What Are the Different Types of Political Discourse?

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  • Written By: Peter Hann
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  • Last Modified Date: 15 September 2019
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A classification of types of political discourse depends on the definition of what is meant by the political sphere. One could take the limited view that political discourse is simply the words and text produced by politicians, but there are many other participants in a democracy. It may be more accurate to look at the political activities of electors, pressure groups, media, political parties and other players in the political process and examine the types of discourse in which they engage. Although discourse is primarily in the spoken and written word, the definition may be widened to include communication by actions, as in political demonstrations and sit-ins.

One of the most familiar types of political discourse involves the speech and debate within the congress or parliament of a nation. This is generally formal by nature, including written speeches, motions, debates on legislation and discussions in committee. Written text associated with this type of discourse is the written record of speeches or draft laws and resolutions, together with legislation approved by the legislative body.


Outside the formal legislative organs, political parties may engage in discourse during conferences, conventions and primary election campaigns. At election time, there is direct discourse with the public on citizens' doorsteps. There also is debate between the parties outside the legislature, as seen in interviews, televised debates and public meetings. The parties also issue their own literature in the form of newspapers or pamphlets aimed at electors on a federal, state or municipal level. Some politicians and pressure groups communicate their ideas through books, magazines and films, an example being the environmental movement.

Demonstrations by the public are another type of political discourse. These combine actions such as processions or marches with the written word in the form of banners or slogans and the spoken word in chanted demands or speeches made. Pressure groups and parties also may campaign through televised advertisements or advertising in the streets, in addition to communication with the electorate through electronic media including websites, telephone and text messages, and video clips.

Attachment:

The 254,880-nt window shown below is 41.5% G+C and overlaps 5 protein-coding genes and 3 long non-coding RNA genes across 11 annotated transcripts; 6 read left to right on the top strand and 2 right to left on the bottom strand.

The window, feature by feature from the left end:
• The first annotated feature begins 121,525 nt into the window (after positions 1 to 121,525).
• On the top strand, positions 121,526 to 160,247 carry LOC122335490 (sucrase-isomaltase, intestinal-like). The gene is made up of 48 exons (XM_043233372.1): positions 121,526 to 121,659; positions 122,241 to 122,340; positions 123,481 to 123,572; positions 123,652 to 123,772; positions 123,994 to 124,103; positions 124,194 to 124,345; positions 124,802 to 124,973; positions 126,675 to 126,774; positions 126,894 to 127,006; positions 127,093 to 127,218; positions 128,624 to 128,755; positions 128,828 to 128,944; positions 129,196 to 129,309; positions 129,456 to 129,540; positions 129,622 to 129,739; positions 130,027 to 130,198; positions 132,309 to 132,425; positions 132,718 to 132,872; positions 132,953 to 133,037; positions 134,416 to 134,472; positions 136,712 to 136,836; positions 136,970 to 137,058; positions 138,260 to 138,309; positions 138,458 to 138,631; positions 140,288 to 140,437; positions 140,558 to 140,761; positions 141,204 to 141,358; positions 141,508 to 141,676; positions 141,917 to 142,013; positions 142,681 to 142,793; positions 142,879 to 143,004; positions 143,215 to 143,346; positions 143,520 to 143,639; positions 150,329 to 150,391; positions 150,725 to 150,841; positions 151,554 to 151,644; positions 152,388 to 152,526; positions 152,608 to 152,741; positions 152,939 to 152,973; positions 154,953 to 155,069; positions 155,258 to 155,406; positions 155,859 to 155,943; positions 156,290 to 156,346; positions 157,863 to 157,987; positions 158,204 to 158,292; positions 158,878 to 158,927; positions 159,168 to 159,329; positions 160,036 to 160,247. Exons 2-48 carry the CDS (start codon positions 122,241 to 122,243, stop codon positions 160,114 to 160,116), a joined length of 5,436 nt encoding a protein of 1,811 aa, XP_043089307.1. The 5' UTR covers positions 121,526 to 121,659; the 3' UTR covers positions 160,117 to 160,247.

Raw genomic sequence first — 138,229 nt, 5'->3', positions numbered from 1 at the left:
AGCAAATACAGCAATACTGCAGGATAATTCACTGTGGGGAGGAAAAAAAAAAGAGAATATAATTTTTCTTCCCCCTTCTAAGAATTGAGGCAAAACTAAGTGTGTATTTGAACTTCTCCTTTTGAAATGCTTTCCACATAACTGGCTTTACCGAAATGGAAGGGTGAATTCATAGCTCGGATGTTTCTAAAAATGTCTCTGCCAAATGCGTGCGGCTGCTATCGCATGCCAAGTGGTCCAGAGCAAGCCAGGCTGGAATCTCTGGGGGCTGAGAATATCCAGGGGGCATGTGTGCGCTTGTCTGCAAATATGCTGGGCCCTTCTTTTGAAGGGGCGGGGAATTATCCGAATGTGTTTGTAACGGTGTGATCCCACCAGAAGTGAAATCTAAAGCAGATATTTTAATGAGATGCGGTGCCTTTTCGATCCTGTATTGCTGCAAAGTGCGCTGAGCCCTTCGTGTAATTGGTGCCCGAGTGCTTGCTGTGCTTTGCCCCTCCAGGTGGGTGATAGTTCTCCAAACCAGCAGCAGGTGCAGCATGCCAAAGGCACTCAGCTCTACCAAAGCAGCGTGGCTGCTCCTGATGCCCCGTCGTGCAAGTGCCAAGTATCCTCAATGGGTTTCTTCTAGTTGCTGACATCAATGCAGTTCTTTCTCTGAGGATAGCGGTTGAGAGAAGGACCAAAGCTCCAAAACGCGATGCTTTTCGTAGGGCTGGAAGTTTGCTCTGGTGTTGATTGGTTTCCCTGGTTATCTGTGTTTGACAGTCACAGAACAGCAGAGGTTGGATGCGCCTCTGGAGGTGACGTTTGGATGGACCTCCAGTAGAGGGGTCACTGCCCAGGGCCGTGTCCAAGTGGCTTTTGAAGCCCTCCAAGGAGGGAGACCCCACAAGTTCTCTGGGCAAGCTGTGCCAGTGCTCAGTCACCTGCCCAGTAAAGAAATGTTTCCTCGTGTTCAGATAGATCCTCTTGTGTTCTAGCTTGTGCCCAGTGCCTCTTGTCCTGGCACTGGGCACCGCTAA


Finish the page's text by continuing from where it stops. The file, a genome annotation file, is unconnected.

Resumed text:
Government announcements on domestic and foreign affairs are another type of discourse. These include policy announcements, general addresses, and announcements of draft legislation. Foreign policy statements are political discourse directed at the politicians or people of another country, and international discourse takes place through diplomatic exchanges or at an international body such as the United Nations. Treaty negotiations and peace talks also are a type of political discourse. Dissidents in a country sometimes engage in political activity through civil disobedience, and a spell in prison or under house arrest may itself become a symbolic form of discourse in some countries, even if the dissident is not permitted to communicate through the spoken or written word.


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Post 3

My favorite part of elections are the debates on TV. It's so entertaining to watch two candidates trying to overpower one another with their witty answers. And I think that these debates have a huge impact on the outcome of the elections.

Post 2

@discographer-- You've made a good point. Demonstrations are a good example of the influence of political discourse. Through demonstrations, people can change government policies.

At the very basic level, political discourse is an exchange of opinions. The purpose varies of course. When it takes place between policymakers, the goal is to decide on a method to solve a problem. When it takes place between public and policymakers, it's to convince or encourage policymakers to take a certain action. When it takes place between political candidates and public, the candidates are trying to convince the public to vote for them by explaining their positions on topics of importance.

Even though the goals and purposes change, the activity is the same-- exchange of opinions.

Post 1

Political discourse of politicians is mostly formal, but the political discourse of citizens and voters can be informal, especially when it's demonstration discourse.

I find demonstration discourse impressive, as well as letters and phone calls to congressmen about specific issues. This type of discourse varies from requests to demands. I think that demands are particularly suitable for a democracy, especially because some politicians forget that democracy is the rule of the people, not the rule of politicians. Through discourse, people are actually practicing their rights as citizens of a democracy.

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